FSU Museum of Fine Arts presents acclaimed exhibit ‘Women at War’

Olia Fedorova, Defense, 2017, photograph, 30 x 45 inches ©Olia Fedorova. Courtesy of the artist
Olia Fedorova, Defense, 2017, photograph, 30 x 45 inches ©Olia Fedorova. Courtesy of the artist

July 13-Oct. 28

Opening reception from 6 to 8 p.m. Thursday, July 13

This week, Florida State University’s Museum of Fine Arts (MoFA) debuts an acclaimed exhibition that provides a paramount glimpse into the experience of Ukrainian women during wartime.

“Women at War” will be on display at MoFA July 13-Oct. 28, with an opening reception from 6 to 8 p.m. Thursday, July 13.

Curated by New York-based art historian Monika Fabijanska, the exhibit is on loan from the Fridman Gallery in New York and was done in collaboration with the Voloshyn Gallery, a prominent art gallery in Kyiv.

“We are excited to be able to share this exhibition with Florida State and the larger Tallahassee community,” said Annie Booth, curatorial assistant at MoFA. “Through thoughtful curation and an emphasis on storytelling, Monika Fabijanska centers the harrowing war experiences of women in Ukraine, creating a space for our audience to bear witness and learn about the human aspects of conflict.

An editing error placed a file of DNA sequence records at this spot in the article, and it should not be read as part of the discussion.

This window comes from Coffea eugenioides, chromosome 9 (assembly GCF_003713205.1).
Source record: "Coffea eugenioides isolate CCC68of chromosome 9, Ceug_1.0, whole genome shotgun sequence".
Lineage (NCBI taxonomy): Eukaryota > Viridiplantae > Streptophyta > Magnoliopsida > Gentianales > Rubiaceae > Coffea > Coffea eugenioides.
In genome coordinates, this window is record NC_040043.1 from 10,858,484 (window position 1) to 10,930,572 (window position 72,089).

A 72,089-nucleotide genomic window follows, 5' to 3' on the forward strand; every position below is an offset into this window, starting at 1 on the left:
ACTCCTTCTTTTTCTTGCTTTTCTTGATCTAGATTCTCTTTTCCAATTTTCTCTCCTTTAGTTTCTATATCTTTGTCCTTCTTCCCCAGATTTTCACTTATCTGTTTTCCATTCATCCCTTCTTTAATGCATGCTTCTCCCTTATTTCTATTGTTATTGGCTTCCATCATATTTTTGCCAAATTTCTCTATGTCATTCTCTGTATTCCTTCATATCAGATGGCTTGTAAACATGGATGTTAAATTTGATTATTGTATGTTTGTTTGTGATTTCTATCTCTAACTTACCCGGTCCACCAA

“Women at War” features works by leading contemporary women artists working in Ukraine and was listed among the 10 best art exhibitions of 2022 by The Washington Post and Frieze magazine.


“This exhibition provides a platform for women narrators of history and also examines gendered perspectives of war,” Fabijanska said. “Many artists in this exhibition struggle with the notion of victimhood and pose the question, ‘In what way do women have agency during war?’”

Several works were created immediately after Feb. 24, 2022, when Russia began the invasion of Ukraine, while others date from the eight years of war following the annexation of Crimea and the creation of separatist Donetsk and Luhansk “People’s Republics” in Donbas in 2014.

“The exhibition offers an insight into Ukrainian and other Eastern European feminisms, which are significantly different from the Western mold,” Fabijanska said. “It contributes to the discourse about how national identity is tied to the perception of women’s role in society. There are parallels between the fight for Ukraine’s independence and the fight for the equality of Ukrainian women.”

Participating artists include Yevgenia Belorusets, Oksana Chepelyk, Olia Fedorova, Alena Grom, Zhanna Kadyrova, Alevtina Kakhidze, Dana Kavelina, Lesia Khomenko, Vlada Ralko, Anna Scherbyna and Kateryna Yermolaeva.

As part of the exhibition, the museum will host public programming including an artist talk, tours of the exhibition, and a conversation with the curator in the fall. Museum admission is free and open to the public.

For more information, visit mofa.fsu.edu.